Fishers of Men and Women, Go to Those You Wish to Catch

I’d like to think that when my now-brother-in-law asked me to stand by his side at his wedding it was to show off what a good looking family he was marrying into, and that my sister wanted me to offer the Prayers of the Faithful to display what an excellent speaking voice I have.  Sadly, even in my wildest moments of delusional self-aggrandizement, I can’t make either of those claims.

I can’t even though they could have gotten any warm body to fill these roles and picked me instead.  They didn’t, and for the same reason they didn’t go to a wedding chapel in Vegas, or a beach in the Bahamas, or any number of other places to say their vows.  They picked the parish my siblings and I received all our other sacraments in, asked the pastor to officiate, and included only siblings in the wedding party.  Why? Because, unlike the Elvis impersonator they could have found on the Strip somewhere, we were all relevant to their lives and their marriage.

Too many of our fellow Millennials fall away from the Church not because of any major disagreement on Church teachings, or because they no longer believe in God, but because they do not see any relevance to what the Church has to offer them in their daily lives.  This was hammered home for me over the summer when I was away on vacation and listening to a white-haired priest try to apply the lessons of the Gospel to modern life.

His overall message was fine, but in the course of the homily, after talking about phone calls and emails, he said, “I think the word used today is ‘texting.’”  I sat in the back thinking to myself: Is this guy for real?  Did I cross over the Cape Cod Canal or back in time to 1998?  Is texting really such a novel technology that you are unfamiliar with how to even talk about it?  It is no wonder that I was the youngest person in the church who wasn’t driven there in the back a minivan.

The reason I was in a church at all that weekend can be traced directly back to my junior year of high school.  As a sophomore I made my confirmation, not because I wanted to, but because it was what I was supposed to do.  In that sense, it wasn’t much different than going to biology class.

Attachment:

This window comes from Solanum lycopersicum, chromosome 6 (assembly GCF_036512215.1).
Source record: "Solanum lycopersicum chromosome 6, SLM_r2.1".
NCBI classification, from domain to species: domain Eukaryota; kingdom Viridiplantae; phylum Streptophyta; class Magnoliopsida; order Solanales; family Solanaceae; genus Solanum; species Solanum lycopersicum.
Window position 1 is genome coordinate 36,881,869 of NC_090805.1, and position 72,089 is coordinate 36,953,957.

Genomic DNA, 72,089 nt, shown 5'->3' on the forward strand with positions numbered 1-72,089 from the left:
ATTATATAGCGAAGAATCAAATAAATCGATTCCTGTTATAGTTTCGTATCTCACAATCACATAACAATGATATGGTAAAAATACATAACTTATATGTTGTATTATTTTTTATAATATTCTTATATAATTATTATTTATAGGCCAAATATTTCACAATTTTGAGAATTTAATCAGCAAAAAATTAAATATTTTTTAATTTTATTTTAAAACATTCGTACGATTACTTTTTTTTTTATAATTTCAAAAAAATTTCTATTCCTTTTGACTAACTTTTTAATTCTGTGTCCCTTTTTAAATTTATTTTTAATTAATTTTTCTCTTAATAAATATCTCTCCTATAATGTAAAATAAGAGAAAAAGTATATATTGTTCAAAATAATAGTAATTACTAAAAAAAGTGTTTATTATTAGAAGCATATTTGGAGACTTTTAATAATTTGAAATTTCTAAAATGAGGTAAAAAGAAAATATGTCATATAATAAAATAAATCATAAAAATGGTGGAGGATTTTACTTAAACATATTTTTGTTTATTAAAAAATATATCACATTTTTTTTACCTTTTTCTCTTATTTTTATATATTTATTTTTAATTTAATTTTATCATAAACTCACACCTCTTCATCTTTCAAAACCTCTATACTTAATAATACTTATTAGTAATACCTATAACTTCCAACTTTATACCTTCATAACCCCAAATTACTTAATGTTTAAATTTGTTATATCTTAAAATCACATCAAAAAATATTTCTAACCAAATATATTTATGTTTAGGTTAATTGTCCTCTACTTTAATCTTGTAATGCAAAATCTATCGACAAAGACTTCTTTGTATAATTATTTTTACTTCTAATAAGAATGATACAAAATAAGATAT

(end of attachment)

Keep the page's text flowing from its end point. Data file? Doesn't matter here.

Then junior year, a new parish priest came in with a wave of energy and swept us all up in it.  He instituted a LifeTeen program and got hundreds of teenagers to participate by running programs we wanted to attend, played contemporary music instead of songs composed either by Mozart or for hippies, and consistently preached about issues we faced every day in high school.  Now, more years later than I care to admit, the program is still going strong.  It has lasted all these years because it has remained relevant to kids’ lives, even as times have changed.

After high school I went on to college and found a community there that was not only engaging academically, but uplifting spiritually.  I wasn’t particularly active in campus ministry, but I think a large part of that had to do with the general sense of Catholicity that pervaded the school.  My faith remained relevant throughout what I still refer to as the best four years of my life.

It has been more of a struggle post-college, however.  The Archdiocese of Boston does a pretty good job of putting on regional events, but I haven’t found a parish near me that does much in the way of young adult ministry.

When Jesus called Peter and Andrew, he told them that he would make them fishers of men.  We need more fishers of men, and fishers of women, young people, CEOs, electricians, and every other demographic out there.  However, as any good fisherman will tell you, you need to go where the fish are.  You can’t bring your nets to the desert and expect to bring in a haul.

To catch us, the Church needs to offer a vision of Catholic Christianity that has bearing on our lives. My parish has a number of ministries, including special masses for children and teens, but nothing for young professionals like myself.

The Church needs to teach us, challenge us, inspire us.  Give us a reason to get out of our beds on Sunday mornings.  Better yet, recognize that we might be hungover on Sunday morning and in no mood to be listening to screaming babies at the family mass.  Instead, give us a liturgy a little later in the day with music composed in this century and a homily that speaks to the issues we are facing in our lives.  And, if it isn’t too much to ask, try not to sound too baffled at the latest fad floating around on the interwebs, or whatever it is you kids call that thing with the computers.